10 Places to Stay the night in Expensive Cities
I was looking at hotel prices for Boston today and wow was I blown away. After fees and taxes, even chain hotels are often more than $400 per night (and Airbnbs are hardly better). I've decided to list some ideas for alternative lodging here for people like me who might be constrained to staying in a certain area and unable to find cheaper alternatives away from city centers.
1. In a Hostel
To many people, hostels scream youth and messes. Depending on the city though, a hostel might be a viable option. For people with a more middling budget, some hostels even offer private rooms that, although threadbare, are usually clean and ensure privacy and security.
2. On someone's couch
I know couchsurfing has gotten a lot of flack because it now charges a fee, but there have to be equivalent free services out there somewhere. Otherwise, that's a great idea for a new marketplace/competitor.
3. In a Cybercafe
I took this option from a documentary I was watching about Japan. Some cybercafes have shower facilities in them, and people can rent out little rooms to have their own space. This option is probably more widely available outside of the U.S.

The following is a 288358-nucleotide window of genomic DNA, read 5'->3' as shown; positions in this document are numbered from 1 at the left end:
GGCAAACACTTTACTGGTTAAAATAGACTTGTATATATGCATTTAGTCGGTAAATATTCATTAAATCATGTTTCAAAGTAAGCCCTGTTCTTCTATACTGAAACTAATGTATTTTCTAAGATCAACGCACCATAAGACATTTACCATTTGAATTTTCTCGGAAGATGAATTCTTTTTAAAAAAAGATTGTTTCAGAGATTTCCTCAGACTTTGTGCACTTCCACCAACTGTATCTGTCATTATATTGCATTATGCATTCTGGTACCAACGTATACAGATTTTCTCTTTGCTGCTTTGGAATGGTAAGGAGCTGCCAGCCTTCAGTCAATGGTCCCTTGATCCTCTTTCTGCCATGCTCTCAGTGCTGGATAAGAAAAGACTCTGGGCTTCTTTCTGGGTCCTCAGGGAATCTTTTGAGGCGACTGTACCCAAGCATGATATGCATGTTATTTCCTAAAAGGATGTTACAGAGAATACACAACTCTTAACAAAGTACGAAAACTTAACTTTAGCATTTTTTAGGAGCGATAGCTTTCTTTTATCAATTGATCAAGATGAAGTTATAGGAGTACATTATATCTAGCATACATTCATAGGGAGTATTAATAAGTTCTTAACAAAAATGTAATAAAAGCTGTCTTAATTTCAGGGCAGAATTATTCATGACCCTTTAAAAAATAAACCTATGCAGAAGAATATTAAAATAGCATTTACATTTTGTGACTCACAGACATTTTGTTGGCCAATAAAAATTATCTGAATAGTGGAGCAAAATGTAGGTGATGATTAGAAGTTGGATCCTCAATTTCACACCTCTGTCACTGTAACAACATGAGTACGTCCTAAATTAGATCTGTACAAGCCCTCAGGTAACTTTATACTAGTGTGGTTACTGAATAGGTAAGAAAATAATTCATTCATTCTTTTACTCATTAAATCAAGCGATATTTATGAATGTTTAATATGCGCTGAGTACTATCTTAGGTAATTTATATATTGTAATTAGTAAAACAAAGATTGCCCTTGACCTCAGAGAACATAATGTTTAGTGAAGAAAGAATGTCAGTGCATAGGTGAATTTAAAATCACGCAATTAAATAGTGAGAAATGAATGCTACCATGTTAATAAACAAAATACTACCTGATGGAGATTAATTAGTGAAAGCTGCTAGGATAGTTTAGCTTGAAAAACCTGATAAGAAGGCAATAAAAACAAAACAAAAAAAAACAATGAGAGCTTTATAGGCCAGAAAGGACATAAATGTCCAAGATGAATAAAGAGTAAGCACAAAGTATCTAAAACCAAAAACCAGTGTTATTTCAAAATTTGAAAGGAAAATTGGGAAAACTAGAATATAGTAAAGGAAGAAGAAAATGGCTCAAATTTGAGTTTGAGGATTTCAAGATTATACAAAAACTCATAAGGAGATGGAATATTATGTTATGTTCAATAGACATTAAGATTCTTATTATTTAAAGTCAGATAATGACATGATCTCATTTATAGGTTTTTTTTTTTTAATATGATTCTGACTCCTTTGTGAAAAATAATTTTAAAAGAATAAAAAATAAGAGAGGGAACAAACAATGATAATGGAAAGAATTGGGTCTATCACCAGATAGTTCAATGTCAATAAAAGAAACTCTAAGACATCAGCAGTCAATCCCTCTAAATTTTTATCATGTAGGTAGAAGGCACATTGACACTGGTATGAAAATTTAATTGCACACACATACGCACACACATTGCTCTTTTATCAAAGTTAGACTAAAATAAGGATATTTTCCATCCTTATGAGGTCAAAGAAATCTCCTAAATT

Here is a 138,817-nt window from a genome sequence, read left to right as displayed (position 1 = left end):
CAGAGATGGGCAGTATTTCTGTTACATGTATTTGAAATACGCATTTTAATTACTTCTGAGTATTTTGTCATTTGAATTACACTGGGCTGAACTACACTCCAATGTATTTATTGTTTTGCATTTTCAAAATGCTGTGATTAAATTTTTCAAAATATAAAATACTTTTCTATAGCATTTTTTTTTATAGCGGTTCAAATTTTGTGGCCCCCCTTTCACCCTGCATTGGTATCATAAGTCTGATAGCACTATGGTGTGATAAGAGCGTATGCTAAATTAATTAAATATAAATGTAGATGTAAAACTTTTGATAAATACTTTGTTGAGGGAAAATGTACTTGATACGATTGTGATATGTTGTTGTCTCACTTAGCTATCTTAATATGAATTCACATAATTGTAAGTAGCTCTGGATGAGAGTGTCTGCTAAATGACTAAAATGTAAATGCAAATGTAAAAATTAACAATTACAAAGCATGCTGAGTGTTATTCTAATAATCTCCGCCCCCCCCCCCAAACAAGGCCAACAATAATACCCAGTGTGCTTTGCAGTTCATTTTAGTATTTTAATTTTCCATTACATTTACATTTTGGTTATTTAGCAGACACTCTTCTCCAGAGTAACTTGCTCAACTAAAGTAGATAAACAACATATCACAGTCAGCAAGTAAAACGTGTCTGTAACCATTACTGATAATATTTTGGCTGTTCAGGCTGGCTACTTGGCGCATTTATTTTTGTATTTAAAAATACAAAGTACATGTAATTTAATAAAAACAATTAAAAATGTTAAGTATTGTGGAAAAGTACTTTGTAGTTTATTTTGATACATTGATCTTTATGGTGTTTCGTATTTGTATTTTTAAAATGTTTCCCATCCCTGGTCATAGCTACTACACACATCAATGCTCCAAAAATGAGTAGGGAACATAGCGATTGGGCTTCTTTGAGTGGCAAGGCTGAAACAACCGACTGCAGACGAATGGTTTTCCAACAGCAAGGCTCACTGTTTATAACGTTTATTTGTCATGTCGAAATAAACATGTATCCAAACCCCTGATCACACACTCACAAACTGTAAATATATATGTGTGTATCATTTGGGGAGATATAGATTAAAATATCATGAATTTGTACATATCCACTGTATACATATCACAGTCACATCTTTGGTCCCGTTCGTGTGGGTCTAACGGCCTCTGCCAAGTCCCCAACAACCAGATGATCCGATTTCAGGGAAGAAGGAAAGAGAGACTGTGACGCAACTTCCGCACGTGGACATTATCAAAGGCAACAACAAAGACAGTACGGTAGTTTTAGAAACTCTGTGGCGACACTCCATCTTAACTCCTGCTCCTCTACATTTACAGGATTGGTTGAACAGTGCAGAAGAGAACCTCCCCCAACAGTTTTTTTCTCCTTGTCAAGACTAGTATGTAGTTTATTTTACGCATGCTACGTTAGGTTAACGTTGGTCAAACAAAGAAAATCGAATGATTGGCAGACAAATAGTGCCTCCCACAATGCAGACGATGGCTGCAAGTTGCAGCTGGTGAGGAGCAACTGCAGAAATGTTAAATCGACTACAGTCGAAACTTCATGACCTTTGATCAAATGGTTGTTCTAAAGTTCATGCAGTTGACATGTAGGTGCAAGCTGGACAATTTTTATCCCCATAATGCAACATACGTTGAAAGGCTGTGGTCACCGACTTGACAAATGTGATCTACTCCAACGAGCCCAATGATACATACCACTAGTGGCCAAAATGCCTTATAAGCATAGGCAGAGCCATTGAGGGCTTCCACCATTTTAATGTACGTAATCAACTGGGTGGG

4. In a Tiny House
This is an interesting one. I think many cities have experimented with tiny houses in an effort to reduce homelessness, but they're becoming more widespread and can be rented out on housing rental sites.
5. In a Co-working Space
Does your company have a WeWork membership, or do you have a subscription to a service that offers a partnerhsip with WeWork (e.g. Uber)? If so, you might have discount rates to WeWorks, or even a free day membership. They're open 24/7 and most have shower facilities, so the real challenge would be finding a good place to sleep.
6. In a 24-hour gym
Gyms of course have good hygenic facilities, and some also have relaxation rooms where you can rest in peace. Staying the night in a gym might be prohibited, but there might be creative ways to get around this such as arriving late at night or early in the morning.
This one requires some upfront time investment to make your profile appear legitimate on websites and to get an initial few bookings and positive experiences. Once you're an established petsitter/housesitter though, more opportunities are available to you, and you have your pick of more places.
8. The YMCA
I actually don't know if this is still a thing, but it could be worth looking into.
9. In a sublet
I suspect that this would be hard for just a night or two, but for longer stays there are plenty of facebook groups where people advertize their rooms for short stays. Alternatively, I've had success just posting my dates in groups on Facebook as a sort of "Seeking a short stay" message.
10. University Housing
I really don't know how plausible this is, but, especially in the summer, I wonder if there isn't some sort of way to rent out student dorm rooms for a low price.